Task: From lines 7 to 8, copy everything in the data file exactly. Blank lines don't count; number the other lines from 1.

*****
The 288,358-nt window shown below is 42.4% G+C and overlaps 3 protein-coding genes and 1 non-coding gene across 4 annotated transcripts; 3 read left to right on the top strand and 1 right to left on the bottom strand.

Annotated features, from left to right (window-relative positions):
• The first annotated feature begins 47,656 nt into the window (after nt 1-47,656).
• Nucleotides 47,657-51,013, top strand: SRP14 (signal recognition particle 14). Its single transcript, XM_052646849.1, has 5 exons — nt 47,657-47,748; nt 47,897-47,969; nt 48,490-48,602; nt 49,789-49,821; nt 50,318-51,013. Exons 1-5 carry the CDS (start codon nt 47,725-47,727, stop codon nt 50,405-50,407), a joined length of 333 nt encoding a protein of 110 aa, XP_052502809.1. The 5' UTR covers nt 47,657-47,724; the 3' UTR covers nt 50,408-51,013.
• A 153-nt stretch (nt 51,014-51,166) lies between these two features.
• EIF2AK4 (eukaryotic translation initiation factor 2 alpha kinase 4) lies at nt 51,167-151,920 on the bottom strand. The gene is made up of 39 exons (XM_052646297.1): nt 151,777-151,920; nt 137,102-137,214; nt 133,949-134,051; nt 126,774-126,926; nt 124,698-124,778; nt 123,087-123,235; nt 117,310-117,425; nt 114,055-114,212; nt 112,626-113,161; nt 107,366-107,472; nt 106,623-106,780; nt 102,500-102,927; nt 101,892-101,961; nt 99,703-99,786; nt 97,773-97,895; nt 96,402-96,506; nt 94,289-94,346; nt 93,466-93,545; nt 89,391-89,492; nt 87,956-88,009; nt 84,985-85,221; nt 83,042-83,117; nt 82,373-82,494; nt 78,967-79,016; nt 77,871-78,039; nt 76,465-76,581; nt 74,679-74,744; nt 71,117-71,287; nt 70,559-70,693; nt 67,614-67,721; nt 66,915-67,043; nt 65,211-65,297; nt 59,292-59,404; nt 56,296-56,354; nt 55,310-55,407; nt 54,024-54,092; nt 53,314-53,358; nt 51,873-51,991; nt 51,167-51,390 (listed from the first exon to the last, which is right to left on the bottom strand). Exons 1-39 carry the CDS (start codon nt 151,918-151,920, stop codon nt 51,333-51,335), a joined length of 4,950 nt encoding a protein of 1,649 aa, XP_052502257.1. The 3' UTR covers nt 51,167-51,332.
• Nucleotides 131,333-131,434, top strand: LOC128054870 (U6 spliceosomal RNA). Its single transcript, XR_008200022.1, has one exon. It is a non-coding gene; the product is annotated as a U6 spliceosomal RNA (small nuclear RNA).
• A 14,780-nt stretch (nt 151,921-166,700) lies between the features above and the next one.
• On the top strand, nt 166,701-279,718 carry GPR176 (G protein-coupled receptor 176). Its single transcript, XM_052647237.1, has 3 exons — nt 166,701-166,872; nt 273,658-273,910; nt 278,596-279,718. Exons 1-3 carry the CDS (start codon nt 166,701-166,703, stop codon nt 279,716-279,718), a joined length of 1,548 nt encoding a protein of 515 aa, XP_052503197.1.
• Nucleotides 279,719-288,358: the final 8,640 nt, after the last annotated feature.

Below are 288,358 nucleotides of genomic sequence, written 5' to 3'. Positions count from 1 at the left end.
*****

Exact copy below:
• Nucleotides 131,333-131,434, top strand: LOC128054870 (U6 spliceosomal RNA). Its single transcript, XR_008200022.1, has one exon. It is a non-coding gene; the product is annotated as a U6 spliceosomal RNA (small nuclear RNA).
• A 14,780-nt stretch (nt 151,921-166,700) lies between the features above and the next one.